BODY HEAT (1981) --- Body Heat is now older than Double Indemnity was when I saw the newer noir in 1981. Notion then was that Body Heat put Indemnity and oldies like it in the shade, for this was noir souped-up with nudity and coarse talk to reflect what really went on between illicit couples committed to kill off an unwanted husband or wife. Writer/director Lawrence Kasdan was set upon revive of genres to which he gave lavish 80’s spin, as note also Silverado, as splashy a big sky western as modern times would yield. Kasdan had a wand and waved it for maybe ten years before somehow it was taken from him. For making old tropes fresh again, he was the new decade's Bogdanovich, fated to end much the same. So how does Body Heat play forty years later? I’m stumped as to what we’re supposed to call such 80's twist. Neo, crypto, mere copycats? Were they meant to finally get film noir right, now that it could be done explicitly, minus mealy-mouthing earlier imposed? In many ways, Body Heat seems the better mousetrap, smart dialogue refreshing to hear again after so long, but with Body Heat at age 40+ and Double Indemnity pushing 80, which will catch current mice better? I mention the two in tandem because both derive from infamous 20’s incident where an adulterous pair offed the woman’s husband, the Snyder/Gray case a blueprint for much noir to come (this was where the snap-happy reporter captured Ruth Gray in mid-convulsion as she was electrocuted). Body Heat updates to extent of the woman as ultimate black widow (Kathleen Turner), undetectable, unstoppable … she’ll rig the crime and get clean away with it, the hapless man (William Hurt) left to hang, a design for killing and subsequent betrayal woven into seemingly all noirs to follow, as if Code of yesteryear were merely succeeded by a more rigid Code to modernly prevail. May we give Hitchcock and Vertigo credit for some of this? Body Heat lets K. Turner have her island paradise to reward murderous effort, for isn’t dire finish what all us men have coming? Such would seem the philosophy now. Days of Bogie/Bogey turning over Mary Astor to a punishing authority is over indeed, and I don’t expect it to come back.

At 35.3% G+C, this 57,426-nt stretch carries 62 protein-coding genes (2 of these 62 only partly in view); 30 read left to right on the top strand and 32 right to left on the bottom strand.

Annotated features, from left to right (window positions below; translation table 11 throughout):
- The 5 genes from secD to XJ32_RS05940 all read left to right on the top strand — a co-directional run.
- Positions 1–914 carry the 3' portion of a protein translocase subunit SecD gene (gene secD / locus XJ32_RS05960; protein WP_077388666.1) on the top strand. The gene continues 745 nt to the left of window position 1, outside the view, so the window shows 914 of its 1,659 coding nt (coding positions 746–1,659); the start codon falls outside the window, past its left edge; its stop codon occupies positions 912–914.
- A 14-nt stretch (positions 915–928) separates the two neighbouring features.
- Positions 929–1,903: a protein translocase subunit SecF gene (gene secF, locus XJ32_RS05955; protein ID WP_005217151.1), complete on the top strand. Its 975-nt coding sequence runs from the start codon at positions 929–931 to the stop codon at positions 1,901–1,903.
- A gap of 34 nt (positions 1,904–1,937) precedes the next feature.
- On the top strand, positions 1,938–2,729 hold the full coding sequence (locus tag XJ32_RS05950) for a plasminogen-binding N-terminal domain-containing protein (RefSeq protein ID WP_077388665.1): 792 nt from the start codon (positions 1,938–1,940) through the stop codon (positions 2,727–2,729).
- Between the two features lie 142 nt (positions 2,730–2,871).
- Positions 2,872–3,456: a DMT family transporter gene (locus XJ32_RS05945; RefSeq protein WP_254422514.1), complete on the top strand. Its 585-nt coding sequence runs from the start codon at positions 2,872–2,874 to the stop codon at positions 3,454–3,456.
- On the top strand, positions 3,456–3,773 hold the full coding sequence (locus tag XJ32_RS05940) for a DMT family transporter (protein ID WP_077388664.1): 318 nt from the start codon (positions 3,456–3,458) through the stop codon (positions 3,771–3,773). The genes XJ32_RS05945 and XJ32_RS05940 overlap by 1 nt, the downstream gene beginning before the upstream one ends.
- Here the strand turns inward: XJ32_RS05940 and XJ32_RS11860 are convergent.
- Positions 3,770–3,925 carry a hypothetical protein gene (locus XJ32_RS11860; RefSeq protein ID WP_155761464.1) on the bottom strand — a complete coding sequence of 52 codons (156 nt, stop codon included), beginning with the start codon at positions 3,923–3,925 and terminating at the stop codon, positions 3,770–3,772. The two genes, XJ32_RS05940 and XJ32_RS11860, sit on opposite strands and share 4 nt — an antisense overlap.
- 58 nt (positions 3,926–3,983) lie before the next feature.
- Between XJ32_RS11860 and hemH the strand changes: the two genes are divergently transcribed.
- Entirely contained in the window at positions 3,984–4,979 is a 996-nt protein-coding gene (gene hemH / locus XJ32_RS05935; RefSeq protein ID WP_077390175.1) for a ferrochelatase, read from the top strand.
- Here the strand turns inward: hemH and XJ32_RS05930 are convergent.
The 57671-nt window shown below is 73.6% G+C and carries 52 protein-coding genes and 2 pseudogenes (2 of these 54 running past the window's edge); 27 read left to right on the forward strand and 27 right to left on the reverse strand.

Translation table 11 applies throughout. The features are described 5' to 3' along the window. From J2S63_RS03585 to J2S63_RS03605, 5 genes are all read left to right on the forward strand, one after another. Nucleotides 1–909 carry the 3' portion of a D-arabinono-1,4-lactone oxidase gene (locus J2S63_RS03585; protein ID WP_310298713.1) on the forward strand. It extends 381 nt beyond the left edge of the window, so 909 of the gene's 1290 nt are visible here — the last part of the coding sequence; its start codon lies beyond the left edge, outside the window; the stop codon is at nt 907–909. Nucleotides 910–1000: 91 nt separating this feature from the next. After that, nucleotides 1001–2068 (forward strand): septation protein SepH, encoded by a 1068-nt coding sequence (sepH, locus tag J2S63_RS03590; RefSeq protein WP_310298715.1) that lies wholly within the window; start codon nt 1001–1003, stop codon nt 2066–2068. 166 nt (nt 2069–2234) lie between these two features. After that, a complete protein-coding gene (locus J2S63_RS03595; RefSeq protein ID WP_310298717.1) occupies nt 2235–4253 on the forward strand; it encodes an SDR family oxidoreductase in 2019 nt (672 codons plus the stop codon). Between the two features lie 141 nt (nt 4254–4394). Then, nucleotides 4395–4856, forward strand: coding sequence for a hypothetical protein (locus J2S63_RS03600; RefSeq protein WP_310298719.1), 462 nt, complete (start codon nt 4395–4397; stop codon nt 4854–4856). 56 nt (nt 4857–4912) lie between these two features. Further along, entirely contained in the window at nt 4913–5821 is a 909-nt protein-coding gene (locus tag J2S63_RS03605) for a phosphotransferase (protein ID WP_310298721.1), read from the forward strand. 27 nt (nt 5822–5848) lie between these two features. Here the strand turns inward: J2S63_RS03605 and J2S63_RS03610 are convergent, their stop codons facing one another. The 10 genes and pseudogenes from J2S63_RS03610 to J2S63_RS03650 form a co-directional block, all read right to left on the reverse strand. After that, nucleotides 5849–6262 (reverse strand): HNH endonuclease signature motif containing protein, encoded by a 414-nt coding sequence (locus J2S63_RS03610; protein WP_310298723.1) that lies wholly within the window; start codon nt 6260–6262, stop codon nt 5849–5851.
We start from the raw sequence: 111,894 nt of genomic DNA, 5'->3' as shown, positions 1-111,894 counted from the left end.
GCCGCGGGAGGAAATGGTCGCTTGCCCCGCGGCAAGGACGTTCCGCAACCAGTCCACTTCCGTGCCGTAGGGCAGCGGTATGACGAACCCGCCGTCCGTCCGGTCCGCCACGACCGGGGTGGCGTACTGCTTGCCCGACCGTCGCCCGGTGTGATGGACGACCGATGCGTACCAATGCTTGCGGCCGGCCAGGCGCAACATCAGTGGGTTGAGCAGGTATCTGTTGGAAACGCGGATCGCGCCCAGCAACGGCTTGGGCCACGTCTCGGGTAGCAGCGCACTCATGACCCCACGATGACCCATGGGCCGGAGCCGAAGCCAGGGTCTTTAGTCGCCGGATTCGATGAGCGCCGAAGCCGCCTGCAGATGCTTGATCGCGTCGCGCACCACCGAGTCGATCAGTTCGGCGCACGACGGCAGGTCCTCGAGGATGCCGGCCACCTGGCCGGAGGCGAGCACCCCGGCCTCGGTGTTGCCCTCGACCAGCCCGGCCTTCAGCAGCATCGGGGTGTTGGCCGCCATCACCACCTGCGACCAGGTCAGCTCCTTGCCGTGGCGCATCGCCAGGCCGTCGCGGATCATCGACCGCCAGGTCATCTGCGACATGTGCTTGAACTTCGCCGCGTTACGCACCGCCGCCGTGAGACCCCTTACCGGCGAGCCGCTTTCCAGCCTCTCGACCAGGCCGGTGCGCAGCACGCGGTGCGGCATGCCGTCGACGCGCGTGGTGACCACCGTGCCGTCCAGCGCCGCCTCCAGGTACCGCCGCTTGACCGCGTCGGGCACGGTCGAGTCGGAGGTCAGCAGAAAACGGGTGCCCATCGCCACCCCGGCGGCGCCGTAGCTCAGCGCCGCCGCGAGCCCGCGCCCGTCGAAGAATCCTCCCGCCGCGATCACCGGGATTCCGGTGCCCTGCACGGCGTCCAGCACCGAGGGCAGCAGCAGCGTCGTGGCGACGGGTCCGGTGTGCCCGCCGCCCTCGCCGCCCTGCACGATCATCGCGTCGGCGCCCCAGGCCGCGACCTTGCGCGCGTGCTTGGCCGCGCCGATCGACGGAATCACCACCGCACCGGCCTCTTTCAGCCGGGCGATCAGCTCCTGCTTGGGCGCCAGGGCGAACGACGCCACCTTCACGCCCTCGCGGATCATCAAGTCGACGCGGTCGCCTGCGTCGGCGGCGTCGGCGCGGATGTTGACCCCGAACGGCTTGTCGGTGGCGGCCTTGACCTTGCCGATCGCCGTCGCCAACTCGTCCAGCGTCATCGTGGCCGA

1 Comments:

Blogger Tbone Mankini said...

Saw BOB.... a few years ago, quite by accident, on one of those streaming platforms that come and go, with a variety of names.... as I'd missed the first couple of minutes, I hadn't realised what I was watching but was almost immediately entranced by the European pace, juxtaposed with all the noir attitude beloved by all the "autuers" who followed in Melville's wake..... it was only when it finished and the title came up that it dawned on me that I'd seen a film I'd read about for years that I thought I'd never see.... which probably says more about our accessible age than anything else....

6:20 PM